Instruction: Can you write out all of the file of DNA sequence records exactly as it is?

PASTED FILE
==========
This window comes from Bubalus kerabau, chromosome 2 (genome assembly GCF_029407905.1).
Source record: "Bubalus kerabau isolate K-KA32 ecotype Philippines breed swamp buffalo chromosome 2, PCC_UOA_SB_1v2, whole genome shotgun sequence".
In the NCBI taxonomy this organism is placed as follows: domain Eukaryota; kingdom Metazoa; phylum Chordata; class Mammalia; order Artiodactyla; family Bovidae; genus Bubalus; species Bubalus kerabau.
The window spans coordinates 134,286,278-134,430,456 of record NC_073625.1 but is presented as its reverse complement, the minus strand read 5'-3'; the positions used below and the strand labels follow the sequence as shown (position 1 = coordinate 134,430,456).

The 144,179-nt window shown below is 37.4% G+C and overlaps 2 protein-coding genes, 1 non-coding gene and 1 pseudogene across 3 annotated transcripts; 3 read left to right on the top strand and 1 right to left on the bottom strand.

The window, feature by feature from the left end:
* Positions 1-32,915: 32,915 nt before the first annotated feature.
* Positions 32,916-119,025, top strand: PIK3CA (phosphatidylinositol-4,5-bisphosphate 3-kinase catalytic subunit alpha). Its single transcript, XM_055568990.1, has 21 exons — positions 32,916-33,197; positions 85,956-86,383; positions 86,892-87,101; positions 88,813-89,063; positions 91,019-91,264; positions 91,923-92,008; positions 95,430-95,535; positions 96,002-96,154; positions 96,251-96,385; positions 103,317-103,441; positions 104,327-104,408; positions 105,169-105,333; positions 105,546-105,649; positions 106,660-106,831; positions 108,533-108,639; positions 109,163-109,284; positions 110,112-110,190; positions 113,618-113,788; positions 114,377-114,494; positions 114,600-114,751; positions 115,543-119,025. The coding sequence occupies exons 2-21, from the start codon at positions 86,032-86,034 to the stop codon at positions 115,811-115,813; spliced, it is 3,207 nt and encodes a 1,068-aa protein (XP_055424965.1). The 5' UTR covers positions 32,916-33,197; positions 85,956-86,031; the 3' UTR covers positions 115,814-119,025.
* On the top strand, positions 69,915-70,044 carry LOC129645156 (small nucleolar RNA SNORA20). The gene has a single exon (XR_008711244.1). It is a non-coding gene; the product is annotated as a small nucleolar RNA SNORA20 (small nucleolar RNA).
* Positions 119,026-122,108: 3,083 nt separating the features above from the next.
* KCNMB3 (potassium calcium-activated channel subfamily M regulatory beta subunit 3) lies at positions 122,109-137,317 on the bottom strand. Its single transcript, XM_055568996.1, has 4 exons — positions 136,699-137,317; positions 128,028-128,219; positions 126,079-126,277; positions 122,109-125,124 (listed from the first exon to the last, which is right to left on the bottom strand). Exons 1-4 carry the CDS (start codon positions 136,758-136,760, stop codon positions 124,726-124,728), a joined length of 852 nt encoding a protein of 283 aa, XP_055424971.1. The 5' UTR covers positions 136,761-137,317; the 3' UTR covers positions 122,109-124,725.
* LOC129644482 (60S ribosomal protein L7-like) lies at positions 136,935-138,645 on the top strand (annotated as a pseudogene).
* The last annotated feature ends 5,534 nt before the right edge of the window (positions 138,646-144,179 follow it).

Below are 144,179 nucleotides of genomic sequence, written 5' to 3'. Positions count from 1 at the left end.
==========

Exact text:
This window comes from Bubalus kerabau, chromosome 2 (genome assembly GCF_029407905.1).
Source record: "Bubalus kerabau isolate K-KA32 ecotype Philippines breed swamp buffalo chromosome 2, PCC_UOA_SB_1v2, whole genome shotgun sequence".
In the NCBI taxonomy this organism is placed as follows: domain Eukaryota; kingdom Metazoa; phylum Chordata; class Mammalia; order Artiodactyla; family Bovidae; genus Bubalus; species Bubalus kerabau.
The window spans coordinates 134,286,278-134,430,456 of record NC_073625.1 but is presented as its reverse complement, the minus strand read 5'-3'; the positions used below and the strand labels follow the sequence as shown (position 1 = coordinate 134,430,456).

The 144,179-nt window shown below is 37.4% G+C and overlaps 2 protein-coding genes, 1 non-coding gene and 1 pseudogene across 3 annotated transcripts; 3 read left to right on the top strand and 1 right to left on the bottom strand.

The window, feature by feature from the left end:
* Positions 1-32,915: 32,915 nt before the first annotated feature.
* Positions 32,916-119,025, top strand: PIK3CA (phosphatidylinositol-4,5-bisphosphate 3-kinase catalytic subunit alpha). Its single transcript, XM_055568990.1, has 21 exons — positions 32,916-33,197; positions 85,956-86,383; positions 86,892-87,101; positions 88,813-89,063; positions 91,019-91,264; positions 91,923-92,008; positions 95,430-95,535; positions 96,002-96,154; positions 96,251-96,385; positions 103,317-103,441; positions 104,327-104,408; positions 105,169-105,333; positions 105,546-105,649; positions 106,660-106,831; positions 108,533-108,639; positions 109,163-109,284; positions 110,112-110,190; positions 113,618-113,788; positions 114,377-114,494; positions 114,600-114,751; positions 115,543-119,025. The coding sequence occupies exons 2-21, from the start codon at positions 86,032-86,034 to the stop codon at positions 115,811-115,813; spliced, it is 3,207 nt and encodes a 1,068-aa protein (XP_055424965.1). The 5' UTR covers positions 32,916-33,197; positions 85,956-86,031; the 3' UTR covers positions 115,814-119,025.
* On the top strand, positions 69,915-70,044 carry LOC129645156 (small nucleolar RNA SNORA20). The gene has a single exon (XR_008711244.1). It is a non-coding gene; the product is annotated as a small nucleolar RNA SNORA20 (small nucleolar RNA).
* Positions 119,026-122,108: 3,083 nt separating the features above from the next.
* KCNMB3 (potassium calcium-activated channel subfamily M regulatory beta subunit 3) lies at positions 122,109-137,317 on the bottom strand. Its single transcript, XM_055568996.1, has 4 exons — positions 136,699-137,317; positions 128,028-128,219; positions 126,079-126,277; positions 122,109-125,124 (listed from the first exon to the last, which is right to left on the bottom strand). Exons 1-4 carry the CDS (start codon positions 136,758-136,760, stop codon positions 124,726-124,728), a joined length of 852 nt encoding a protein of 283 aa, XP_055424971.1. The 5' UTR covers positions 136,761-137,317; the 3' UTR covers positions 122,109-124,725.
* LOC129644482 (60S ribosomal protein L7-like) lies at positions 136,935-138,645 on the top strand (annotated as a pseudogene).
* The last annotated feature ends 5,534 nt before the right edge of the window (positions 138,646-144,179 follow it).

Below are 144,179 nucleotides of genomic sequence, written 5' to 3'. Positions count from 1 at the left end.